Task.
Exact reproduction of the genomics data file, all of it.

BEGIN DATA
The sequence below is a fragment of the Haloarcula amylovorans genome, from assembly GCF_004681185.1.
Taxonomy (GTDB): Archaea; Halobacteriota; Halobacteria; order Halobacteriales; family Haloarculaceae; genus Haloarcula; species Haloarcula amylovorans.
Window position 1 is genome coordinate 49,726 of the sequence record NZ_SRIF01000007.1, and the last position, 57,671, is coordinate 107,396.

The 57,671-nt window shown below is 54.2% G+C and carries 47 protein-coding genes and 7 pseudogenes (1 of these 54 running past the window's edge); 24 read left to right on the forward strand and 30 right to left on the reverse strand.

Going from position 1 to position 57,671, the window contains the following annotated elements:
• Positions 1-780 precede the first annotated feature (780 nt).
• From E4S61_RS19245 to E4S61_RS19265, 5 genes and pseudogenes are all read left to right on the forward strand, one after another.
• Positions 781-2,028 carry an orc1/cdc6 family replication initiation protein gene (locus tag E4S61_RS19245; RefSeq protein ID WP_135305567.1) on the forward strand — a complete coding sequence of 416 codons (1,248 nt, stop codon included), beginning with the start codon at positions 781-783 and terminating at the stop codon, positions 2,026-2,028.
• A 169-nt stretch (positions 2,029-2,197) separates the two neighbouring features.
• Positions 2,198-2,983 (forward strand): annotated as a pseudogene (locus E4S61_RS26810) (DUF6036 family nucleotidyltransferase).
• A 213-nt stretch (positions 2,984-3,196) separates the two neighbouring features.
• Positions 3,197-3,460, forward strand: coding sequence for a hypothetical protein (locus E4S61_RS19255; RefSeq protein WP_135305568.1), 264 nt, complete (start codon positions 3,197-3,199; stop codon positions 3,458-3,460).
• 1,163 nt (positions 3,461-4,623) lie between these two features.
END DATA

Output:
The sequence below is a fragment of the Haloarcula amylovorans genome, from assembly GCF_004681185.1.
Taxonomy (GTDB): Archaea; Halobacteriota; Halobacteria; order Halobacteriales; family Haloarculaceae; genus Haloarcula; species Haloarcula amylovorans.
Window position 1 is genome coordinate 49,726 of the sequence record NZ_SRIF01000007.1, and the last position, 57,671, is coordinate 107,396.

The 57,671-nt window shown below is 54.2% G+C and carries 47 protein-coding genes and 7 pseudogenes (1 of these 54 running past the window's edge); 24 read left to right on the forward strand and 30 right to left on the reverse strand.

Going from position 1 to position 57,671, the window contains the following annotated elements:
• Positions 1-780 precede the first annotated feature (780 nt).
• From E4S61_RS19245 to E4S61_RS19265, 5 genes and pseudogenes are all read left to right on the forward strand, one after another.
• Positions 781-2,028 carry an orc1/cdc6 family replication initiation protein gene (locus tag E4S61_RS19245; RefSeq protein ID WP_135305567.1) on the forward strand — a complete coding sequence of 416 codons (1,248 nt, stop codon included), beginning with the start codon at positions 781-783 and terminating at the stop codon, positions 2,026-2,028.
• A 169-nt stretch (positions 2,029-2,197) separates the two neighbouring features.
• Positions 2,198-2,983 (forward strand): annotated as a pseudogene (locus E4S61_RS26810) (DUF6036 family nucleotidyltransferase).
• A 213-nt stretch (positions 2,984-3,196) separates the two neighbouring features.
• Positions 3,197-3,460, forward strand: coding sequence for a hypothetical protein (locus E4S61_RS19255; RefSeq protein WP_135305568.1), 264 nt, complete (start codon positions 3,197-3,199; stop codon positions 3,458-3,460).
• 1,163 nt (positions 3,461-4,623) lie between these two features.